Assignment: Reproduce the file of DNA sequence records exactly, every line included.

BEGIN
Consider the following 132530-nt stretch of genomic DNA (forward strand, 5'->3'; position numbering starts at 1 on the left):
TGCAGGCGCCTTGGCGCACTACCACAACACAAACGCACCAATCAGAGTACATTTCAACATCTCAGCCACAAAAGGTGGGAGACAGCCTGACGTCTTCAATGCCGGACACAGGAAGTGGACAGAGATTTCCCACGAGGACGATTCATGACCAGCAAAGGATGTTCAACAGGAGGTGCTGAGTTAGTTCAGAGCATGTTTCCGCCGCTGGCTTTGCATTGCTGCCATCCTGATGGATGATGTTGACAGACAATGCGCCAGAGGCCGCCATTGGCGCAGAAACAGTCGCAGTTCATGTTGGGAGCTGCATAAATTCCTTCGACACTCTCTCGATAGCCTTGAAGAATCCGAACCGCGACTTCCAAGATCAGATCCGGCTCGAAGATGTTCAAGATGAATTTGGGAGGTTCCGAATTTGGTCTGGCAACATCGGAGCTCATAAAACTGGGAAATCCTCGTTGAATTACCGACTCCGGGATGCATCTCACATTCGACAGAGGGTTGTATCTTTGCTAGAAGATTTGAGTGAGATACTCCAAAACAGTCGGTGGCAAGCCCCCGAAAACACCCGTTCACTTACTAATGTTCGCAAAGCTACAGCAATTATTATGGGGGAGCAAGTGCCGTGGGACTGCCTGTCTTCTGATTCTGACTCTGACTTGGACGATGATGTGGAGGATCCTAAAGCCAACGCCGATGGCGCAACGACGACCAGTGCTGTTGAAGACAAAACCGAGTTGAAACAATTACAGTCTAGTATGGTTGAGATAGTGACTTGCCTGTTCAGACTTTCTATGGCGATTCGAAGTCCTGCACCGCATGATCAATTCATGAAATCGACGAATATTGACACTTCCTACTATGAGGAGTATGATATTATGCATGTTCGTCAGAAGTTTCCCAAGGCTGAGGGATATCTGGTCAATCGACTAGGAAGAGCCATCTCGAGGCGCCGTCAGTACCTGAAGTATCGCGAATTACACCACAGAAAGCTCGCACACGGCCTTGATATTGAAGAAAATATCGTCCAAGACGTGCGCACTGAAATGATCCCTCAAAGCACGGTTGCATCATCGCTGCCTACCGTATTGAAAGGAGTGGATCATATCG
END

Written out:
Consider the following 132530-nt stretch of genomic DNA (forward strand, 5'->3'; position numbering starts at 1 on the left):
TGCAGGCGCCTTGGCGCACTACCACAACACAAACGCACCAATCAGAGTACATTTCAACATCTCAGCCACAAAAGGTGGGAGACAGCCTGACGTCTTCAATGCCGGACACAGGAAGTGGACAGAGATTTCCCACGAGGACGATTCATGACCAGCAAAGGATGTTCAACAGGAGGTGCTGAGTTAGTTCAGAGCATGTTTCCGCCGCTGGCTTTGCATTGCTGCCATCCTGATGGATGATGTTGACAGACAATGCGCCAGAGGCCGCCATTGGCGCAGAAACAGTCGCAGTTCATGTTGGGAGCTGCATAAATTCCTTCGACACTCTCTCGATAGCCTTGAAGAATCCGAACCGCGACTTCCAAGATCAGATCCGGCTCGAAGATGTTCAAGATGAATTTGGGAGGTTCCGAATTTGGTCTGGCAACATCGGAGCTCATAAAACTGGGAAATCCTCGTTGAATTACCGACTCCGGGATGCATCTCACATTCGACAGAGGGTTGTATCTTTGCTAGAAGATTTGAGTGAGATACTCCAAAACAGTCGGTGGCAAGCCCCCGAAAACACCCGTTCACTTACTAATGTTCGCAAAGCTACAGCAATTATTATGGGGGAGCAAGTGCCGTGGGACTGCCTGTCTTCTGATTCTGACTCTGACTTGGACGATGATGTGGAGGATCCTAAAGCCAACGCCGATGGCGCAACGACGACCAGTGCTGTTGAAGACAAAACCGAGTTGAAACAATTACAGTCTAGTATGGTTGAGATAGTGACTTGCCTGTTCAGACTTTCTATGGCGATTCGAAGTCCTGCACCGCATGATCAATTCATGAAATCGACGAATATTGACACTTCCTACTATGAGGAGTATGATATTATGCATGTTCGTCAGAAGTTTCCCAAGGCTGAGGGATATCTGGTCAATCGACTAGGAAGAGCCATCTCGAGGCGCCGTCAGTACCTGAAGTATCGCGAATTACACCACAGAAAGCTCGCACACGGCCTTGATATTGAAGAAAATATCGTCCAAGACGTGCGCACTGAAATGATCCCTCAAAGCACGGTTGCATCATCGCTGCCTACCGTATTGAAAGGAGTGGATCATATCG